I study mathematics and sometimes I have difficulties to find proofs or counterexamples to some problems. Is it useful to learn programming to find counterexamples or proofs? How useful it is for mathematician to learn for example Coq or Lean?
This is pretty much in the realm of opinion, but as a math PhD and a long time CS professor, I'd guess the answer is no. Programming is fun and programming can be useful, but its application to proving theorems in mathematics is very specialized and a bit limited. And it generally doesn't apply to the sorts of things a struggling math student wants to learn.
There are a couple of exceptions in which programming was instrumental in establishing a proof. One is the Four Color Theorem which was originally proved with a computer because of the huge number of different possible planar maps. But mathematicians, like myself, find that proof unsatisfying and would prefer one that was more analytical and which would lead to more insight. But these sorts of cases are very rare.
But, theorem proving, like anything else is a skill best learned through practice. Once you have tried and eventually succeeded at proving some theorems, perhaps after false starts, you will start to gain insight. Every success can lead to the next success. But it is hard work. And the work may not get easier as you go, since you will probably take on harder problems. But practice, practice, practice.
Programming does, however, give you some practice with thinking logically and breaking a hard problem down into smaller, easier, parts. In that sense programming can be a bit helpful. But to learn math, just do math.
On the other hand, there are automated Theorem Provers that can do some interesting things. But their results don't generally lead to the insight into a problem that a mathematician needs and to build one of them requires deep insight to start with.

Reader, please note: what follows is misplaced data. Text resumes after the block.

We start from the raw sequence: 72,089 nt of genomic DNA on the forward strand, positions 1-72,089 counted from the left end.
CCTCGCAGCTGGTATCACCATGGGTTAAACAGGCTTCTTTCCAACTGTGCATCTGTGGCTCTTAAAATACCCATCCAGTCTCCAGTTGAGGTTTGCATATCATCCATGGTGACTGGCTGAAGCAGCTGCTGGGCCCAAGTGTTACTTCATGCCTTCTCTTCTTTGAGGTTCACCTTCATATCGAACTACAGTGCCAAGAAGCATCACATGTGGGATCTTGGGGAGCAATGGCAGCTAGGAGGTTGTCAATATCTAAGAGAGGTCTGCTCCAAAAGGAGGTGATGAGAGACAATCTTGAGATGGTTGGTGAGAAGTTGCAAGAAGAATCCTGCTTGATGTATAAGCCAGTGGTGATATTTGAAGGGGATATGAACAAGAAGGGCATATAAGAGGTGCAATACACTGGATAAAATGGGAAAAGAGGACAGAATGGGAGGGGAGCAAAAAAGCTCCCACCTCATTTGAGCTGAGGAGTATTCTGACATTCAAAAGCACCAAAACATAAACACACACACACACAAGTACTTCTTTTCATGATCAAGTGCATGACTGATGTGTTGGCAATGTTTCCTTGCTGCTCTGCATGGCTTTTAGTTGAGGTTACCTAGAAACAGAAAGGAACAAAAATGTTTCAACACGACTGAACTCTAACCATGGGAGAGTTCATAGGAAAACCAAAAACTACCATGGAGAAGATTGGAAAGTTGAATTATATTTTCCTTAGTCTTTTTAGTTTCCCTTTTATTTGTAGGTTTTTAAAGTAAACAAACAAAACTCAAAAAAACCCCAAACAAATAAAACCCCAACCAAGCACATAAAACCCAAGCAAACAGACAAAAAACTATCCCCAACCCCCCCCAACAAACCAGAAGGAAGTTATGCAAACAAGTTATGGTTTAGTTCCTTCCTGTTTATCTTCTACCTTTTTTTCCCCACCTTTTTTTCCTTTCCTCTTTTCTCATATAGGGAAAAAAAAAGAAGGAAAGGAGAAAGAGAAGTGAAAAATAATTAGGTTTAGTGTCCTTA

Programming is very useful in the process of conjecturing, and to some extent even in proofs.
Here are some examples from my own research, in theoretical computer science and combinatorics:
An algorithm for maximum coverage (a basic combinatorial optimization problem) employs a non-standard objective function, with finely tuned parameters. These parameters were obtained by solving a linear problem on a computer. The parameters depend on $n$, so I solved the linear programs corresponding to small $n$, and generalized the solution. The solver also found the tight constraints, and this was very instrumental in the proof.
The construction of the Gelfand–Tsetlin basis for the Johnson scheme (equivalently, a canonical eigenvector basis for the Johnson and Kneser graphs) came out of some experimentation in a computer algebra system; I don't know whether you consider this programming.
Several papers in social choice theory aimed at proving phenomena which were first observed experimentally; this required programming in an efficient language.
Optimal gadgets in a paper in circuit complexity were found by exhaustive search using an efficient computer program.
I would say that programming is a useful skill, at least in certain areas of mathematics.
The only thing that programming can do for you is teach you logical thinking, if you have problems there.
The computer won't let you use assumptions or take shortcuts. You have to create a complete, logical sequence of instructions to get from the problem to the solution. And that skill is of course also needed for mathematical proofs.